The artist makes intuitive assumptions about who his subjects are when he paints them. Janusz struck Tiefenbach as an uncomplicated kid who might be on his team in the schoolyard, but not a close friend: “He struck me as being a very simple soul and the look on his face is kind of that way. There’s a sense of what has happened, but there’s also a sense of him being a simple soul. This helped him survive a horror that was unspeakable. His nature was an asset in his survival. That’s straight speculation on my part and I guess I need to do those things when I paint.”
Maria Milewska and Jan Milewski
Tiefenbach saw Maria and Jan were both born in the town of Brody (in present-day Ukraine, near Lwów, Poland) and thought it might just be a coincidence. But when he painted their portraits, he noticed they both have the same kind of facial bone structures and he suspects they’re related: “I had the same sensations painting both of them. This is strictly a shot in the dark on my part.” He sees Jan as a very angry young man who survived because of his toughness. Maria struck him as someone who has an indomitable spirit and has what it takes to be a survivor: “I painted Maria in a warm way and made her eyes dark, so they felt like they were penetrating, as if the strength she has is a deep inner strength.”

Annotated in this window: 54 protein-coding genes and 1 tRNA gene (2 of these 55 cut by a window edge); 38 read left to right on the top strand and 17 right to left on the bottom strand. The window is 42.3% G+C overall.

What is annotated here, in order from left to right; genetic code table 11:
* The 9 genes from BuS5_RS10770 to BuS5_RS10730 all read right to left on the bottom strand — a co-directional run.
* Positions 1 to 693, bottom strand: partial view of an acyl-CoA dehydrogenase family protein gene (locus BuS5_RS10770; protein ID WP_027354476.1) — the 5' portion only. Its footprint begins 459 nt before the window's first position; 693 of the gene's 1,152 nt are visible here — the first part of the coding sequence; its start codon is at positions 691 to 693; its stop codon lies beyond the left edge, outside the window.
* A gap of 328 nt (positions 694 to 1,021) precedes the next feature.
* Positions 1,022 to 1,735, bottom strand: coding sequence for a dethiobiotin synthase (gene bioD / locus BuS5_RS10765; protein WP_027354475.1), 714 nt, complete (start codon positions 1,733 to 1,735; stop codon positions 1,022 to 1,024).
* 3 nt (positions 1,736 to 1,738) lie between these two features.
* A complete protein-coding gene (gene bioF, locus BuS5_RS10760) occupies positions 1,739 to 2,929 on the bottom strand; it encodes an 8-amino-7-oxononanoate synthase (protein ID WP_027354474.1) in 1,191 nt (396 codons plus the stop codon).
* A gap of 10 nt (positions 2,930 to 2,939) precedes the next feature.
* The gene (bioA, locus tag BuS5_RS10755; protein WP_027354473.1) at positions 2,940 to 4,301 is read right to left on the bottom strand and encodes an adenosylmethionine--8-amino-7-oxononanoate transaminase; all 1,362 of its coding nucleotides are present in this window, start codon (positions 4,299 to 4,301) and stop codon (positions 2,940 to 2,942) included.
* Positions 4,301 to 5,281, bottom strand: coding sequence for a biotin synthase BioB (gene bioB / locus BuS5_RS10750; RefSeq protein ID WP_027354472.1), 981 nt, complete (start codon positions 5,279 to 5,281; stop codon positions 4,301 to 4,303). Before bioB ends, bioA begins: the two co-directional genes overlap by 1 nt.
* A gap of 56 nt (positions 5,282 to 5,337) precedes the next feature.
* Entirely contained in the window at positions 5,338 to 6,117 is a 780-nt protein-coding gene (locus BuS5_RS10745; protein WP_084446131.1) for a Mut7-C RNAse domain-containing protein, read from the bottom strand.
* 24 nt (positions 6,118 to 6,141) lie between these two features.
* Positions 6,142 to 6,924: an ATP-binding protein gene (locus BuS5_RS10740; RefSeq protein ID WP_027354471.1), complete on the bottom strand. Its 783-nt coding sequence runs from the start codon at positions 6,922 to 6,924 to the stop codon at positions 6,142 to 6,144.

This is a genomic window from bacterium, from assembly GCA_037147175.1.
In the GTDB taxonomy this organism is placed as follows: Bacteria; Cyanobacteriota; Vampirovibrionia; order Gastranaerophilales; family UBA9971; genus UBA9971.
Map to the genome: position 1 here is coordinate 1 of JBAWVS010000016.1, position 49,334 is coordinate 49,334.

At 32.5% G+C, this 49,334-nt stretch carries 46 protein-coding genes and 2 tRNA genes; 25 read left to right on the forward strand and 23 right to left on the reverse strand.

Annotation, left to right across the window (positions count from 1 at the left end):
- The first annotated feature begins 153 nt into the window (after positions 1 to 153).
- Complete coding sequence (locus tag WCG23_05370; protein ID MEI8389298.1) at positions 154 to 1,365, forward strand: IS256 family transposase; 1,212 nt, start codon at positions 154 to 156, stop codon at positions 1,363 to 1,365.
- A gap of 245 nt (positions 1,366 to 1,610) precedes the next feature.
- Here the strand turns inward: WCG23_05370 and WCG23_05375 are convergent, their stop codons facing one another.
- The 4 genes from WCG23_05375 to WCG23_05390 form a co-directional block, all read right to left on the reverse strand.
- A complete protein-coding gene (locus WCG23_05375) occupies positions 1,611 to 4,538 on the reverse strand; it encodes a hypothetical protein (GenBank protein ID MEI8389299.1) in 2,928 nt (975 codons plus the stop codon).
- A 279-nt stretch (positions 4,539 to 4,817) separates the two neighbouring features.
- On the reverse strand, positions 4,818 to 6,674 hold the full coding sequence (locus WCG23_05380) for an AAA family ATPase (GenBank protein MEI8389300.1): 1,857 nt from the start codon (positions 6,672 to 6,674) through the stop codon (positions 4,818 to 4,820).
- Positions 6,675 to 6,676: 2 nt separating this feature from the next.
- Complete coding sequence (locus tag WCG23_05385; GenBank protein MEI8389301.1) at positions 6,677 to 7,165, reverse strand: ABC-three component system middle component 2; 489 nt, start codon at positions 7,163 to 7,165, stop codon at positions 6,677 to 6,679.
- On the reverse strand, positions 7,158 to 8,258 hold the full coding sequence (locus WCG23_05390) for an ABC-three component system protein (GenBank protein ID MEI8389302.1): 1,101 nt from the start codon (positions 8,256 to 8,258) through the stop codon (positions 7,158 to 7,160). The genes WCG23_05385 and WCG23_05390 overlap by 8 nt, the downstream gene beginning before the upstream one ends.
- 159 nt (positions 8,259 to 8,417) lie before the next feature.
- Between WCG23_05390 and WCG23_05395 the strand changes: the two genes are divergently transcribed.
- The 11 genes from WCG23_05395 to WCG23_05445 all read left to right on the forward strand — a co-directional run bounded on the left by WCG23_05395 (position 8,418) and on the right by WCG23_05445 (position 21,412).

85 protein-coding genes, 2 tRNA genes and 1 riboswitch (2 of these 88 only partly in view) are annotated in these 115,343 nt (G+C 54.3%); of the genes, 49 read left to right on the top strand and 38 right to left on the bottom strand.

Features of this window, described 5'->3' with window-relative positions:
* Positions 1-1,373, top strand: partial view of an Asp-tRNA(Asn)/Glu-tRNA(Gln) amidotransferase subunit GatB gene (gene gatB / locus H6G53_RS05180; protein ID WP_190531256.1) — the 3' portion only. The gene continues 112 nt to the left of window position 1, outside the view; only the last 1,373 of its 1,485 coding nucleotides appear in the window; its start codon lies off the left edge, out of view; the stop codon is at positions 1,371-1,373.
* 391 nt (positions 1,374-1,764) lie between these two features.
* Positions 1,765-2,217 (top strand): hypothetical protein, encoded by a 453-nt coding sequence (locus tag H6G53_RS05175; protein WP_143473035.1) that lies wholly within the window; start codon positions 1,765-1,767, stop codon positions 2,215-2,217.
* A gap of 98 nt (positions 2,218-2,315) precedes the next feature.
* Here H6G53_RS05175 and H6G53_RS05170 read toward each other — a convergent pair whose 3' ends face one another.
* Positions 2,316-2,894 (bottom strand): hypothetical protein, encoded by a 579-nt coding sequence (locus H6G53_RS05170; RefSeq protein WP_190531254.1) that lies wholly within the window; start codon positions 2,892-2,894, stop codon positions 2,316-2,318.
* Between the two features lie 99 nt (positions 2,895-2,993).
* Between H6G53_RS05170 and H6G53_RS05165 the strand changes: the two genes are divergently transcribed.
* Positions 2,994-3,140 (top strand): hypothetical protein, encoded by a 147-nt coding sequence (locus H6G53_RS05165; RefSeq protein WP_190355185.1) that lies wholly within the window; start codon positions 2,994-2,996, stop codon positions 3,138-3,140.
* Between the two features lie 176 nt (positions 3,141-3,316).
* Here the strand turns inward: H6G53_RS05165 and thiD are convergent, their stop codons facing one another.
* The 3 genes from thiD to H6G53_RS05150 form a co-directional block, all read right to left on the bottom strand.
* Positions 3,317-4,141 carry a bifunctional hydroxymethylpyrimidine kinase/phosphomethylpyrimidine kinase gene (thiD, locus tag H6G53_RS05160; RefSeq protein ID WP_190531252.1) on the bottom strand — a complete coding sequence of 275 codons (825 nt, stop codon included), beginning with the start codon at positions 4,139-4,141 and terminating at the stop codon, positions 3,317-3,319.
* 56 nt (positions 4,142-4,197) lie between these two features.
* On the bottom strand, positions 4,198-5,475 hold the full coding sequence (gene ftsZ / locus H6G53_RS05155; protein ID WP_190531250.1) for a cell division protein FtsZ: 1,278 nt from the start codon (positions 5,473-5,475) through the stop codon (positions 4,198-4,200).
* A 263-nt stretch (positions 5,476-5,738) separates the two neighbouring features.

“Boy in Prison Stripes”